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#1 of 74 Old 04-16-2012, 01:21 PM - Thread Starter
 
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kids are 10, 6 and 4.  Always unschooled except for preschool for oldest.  Oldest does nothing, absolutely nothing.  I've been indoctrinated to believe that curriculum=bad and, from the GD forum, kids are naturally social creatures who want to do the right thing, or something crazy like that.

 

All I do is clean, cook, ask kids to pick up all the messes they have made, clean up all the messes all the kids have made, make more food since the kids won't eat what I made the first time, then repeat.

 

I pretty much hate my life, myself and my kids.  I'm pretty sure my kids will not amount to anything, but I didn't sign up to be a heavy and force them to do things against their will, have been made to feel that I am bad if I do that, and they certainly do not choose to help in any way around the house, do any of the things that I ask them to do, or learn anything.

 

After much discussion with my oldest, I asked her about some areas she'd be interested in and gave some examples of some ways she could measure her progress/time spent.  She chose these:

 

Animal classificatons

Multiplication tables (I pushed this)

chemistry

History by reading American Girl books

Spanish - computer program

Short story writing

 

I went to the library, under duress of course with 4 and 6 year old, got books and videos on classifications, and a book on short stories.  I found online Spanish programs (was going to order Rosetta Stone if she continued with these).  Already has an Usborne Chemistry book, and an unread set of American Girl books.

 

Per what she chose, I made notecards for times per week (ie:  5 notecards that each said  Mulitplication 12 minutes, 2 notecards that each said Chemistry 30 minutes).  I made a page with pockets for M-F that the notecards could fit in and told her she could divide the cards into the days, move them around as needed, do them when she wanted to do them.   this is what she agreed she wanted to do.

 

I would sit with her and do the multiplication tables every day M-F, setting a timer for 12 minutes.  We read one classification book, with each of us taking turns reading every other page out loud.  Same with the chemistry book, although we never got to one of the experiments.  She did spend some time writing a story, reading the books, and doing the Spanish online.

 

But it lasted less than 2 weeks.  It is like pulling teeth to get her to do an of it and I give up.

 

Tired of feeling like I'm not a RU if I push too much.  Tired of feeling like I am doing my kid a disservice because she isn't learning anything.  Tired of her being lazy and not doing anything but go from screen to screen to screen to screen (computer, TV, ipad and Ninetendo DS).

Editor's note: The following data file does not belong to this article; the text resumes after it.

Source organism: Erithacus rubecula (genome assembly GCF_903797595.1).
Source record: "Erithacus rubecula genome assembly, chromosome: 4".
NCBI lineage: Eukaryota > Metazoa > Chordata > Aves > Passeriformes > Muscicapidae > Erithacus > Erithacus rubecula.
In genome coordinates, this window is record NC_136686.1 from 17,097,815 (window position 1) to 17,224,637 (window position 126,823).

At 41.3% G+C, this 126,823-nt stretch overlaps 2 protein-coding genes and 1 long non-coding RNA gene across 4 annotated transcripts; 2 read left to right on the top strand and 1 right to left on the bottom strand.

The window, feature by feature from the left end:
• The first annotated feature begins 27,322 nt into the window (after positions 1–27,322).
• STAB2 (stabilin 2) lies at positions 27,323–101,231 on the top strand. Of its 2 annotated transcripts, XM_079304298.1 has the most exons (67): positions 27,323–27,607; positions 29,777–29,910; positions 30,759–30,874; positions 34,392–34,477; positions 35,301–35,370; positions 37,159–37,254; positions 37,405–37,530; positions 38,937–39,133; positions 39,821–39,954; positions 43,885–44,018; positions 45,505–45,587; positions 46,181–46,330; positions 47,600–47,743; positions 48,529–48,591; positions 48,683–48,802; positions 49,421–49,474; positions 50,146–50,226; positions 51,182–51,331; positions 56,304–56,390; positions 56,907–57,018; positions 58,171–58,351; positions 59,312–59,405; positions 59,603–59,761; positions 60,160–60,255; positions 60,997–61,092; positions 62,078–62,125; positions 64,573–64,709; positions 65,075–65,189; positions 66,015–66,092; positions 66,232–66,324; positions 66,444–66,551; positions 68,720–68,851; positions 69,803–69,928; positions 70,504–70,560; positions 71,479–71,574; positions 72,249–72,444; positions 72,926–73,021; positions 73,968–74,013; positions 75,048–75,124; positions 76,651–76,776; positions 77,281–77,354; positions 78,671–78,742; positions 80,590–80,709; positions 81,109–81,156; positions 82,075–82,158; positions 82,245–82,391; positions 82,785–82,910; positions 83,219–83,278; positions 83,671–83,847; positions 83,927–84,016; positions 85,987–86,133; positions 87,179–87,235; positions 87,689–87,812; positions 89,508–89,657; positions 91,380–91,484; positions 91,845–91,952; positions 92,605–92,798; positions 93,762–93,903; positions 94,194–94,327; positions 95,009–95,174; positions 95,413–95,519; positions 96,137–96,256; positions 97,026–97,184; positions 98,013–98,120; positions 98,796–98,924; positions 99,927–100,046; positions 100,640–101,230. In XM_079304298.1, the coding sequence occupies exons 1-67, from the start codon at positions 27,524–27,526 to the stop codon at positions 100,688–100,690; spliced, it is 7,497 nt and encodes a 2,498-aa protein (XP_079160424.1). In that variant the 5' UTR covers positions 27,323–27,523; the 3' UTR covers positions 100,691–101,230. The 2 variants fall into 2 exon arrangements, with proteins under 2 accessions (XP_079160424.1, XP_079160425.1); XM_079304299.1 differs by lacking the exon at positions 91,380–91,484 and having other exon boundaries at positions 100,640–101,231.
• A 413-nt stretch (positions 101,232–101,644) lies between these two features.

Clearly having a bad day here.  But any suggestions on how to make some changes so I don't hate my life and want to walk out and leave it all behind (because I feel like that a lot).


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#2 of 74 Old 04-16-2012, 02:02 PM
 
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Deep breath, Mama.  This too shall pass.  I am just venturing into homeschooling and don't have much to offer beyond that.  Others will have advice I am sure.

 

May I ask what RU is?  I'm not around much anymore these days - real life has taken over my online life...  but that's good I guess.  smile.gif

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#3 of 74 Old 04-16-2012, 03:22 PM
 
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RU= Radical Unschooling

 

I'm not one with good advice for you--my girls are quite young--and I know there are some great folks who have been through this for the long haul that can offer up their greater experience in this matter.

 

This seems trivial in the big picture of your difficult day, but I like to keep a calender where I am noting schoolish things that have been learned or practiced.  Perhaps this is something more appropriate for the younger ones, but I do find it helpful to keep track of things, since our unschooling lives don't schedule this stuff (note: I don't count myself as a radical unschooler, having some screen limits, bedtimes, etc. but there are other non-academic areas that are definitely "more" RU.)  It can be helpful when I feel like all they do all day is play.

 

Anyhow, I feel like this is such a trivial thing to offer up, but anyhow, I have so much sympathy for you.  


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#4 of 74 Old 04-16-2012, 03:52 PM
 
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If you're miserable, then something has to change. It sounds like your dd was at least partly on board with some changes. But I suspect two issues:

 

1. Too much was changed at once.

2. It didn't look or feel like she expected.

 

I would go back to the drawing board with her and talk about what felt okay and what didn't. Try to tease apart the problem or problems so that you can solve them. Were there any of the resources that you gathered that she actually liked? Was it hard to get started? Was her work space not to her liking? Was life too distracting? Did she feel the need for more support in scheduling? More autonomy? Did the materials suit her learning style? Did they feel too challenging? Not challenging enough? Would she prefer a group learning environment? Tech tools?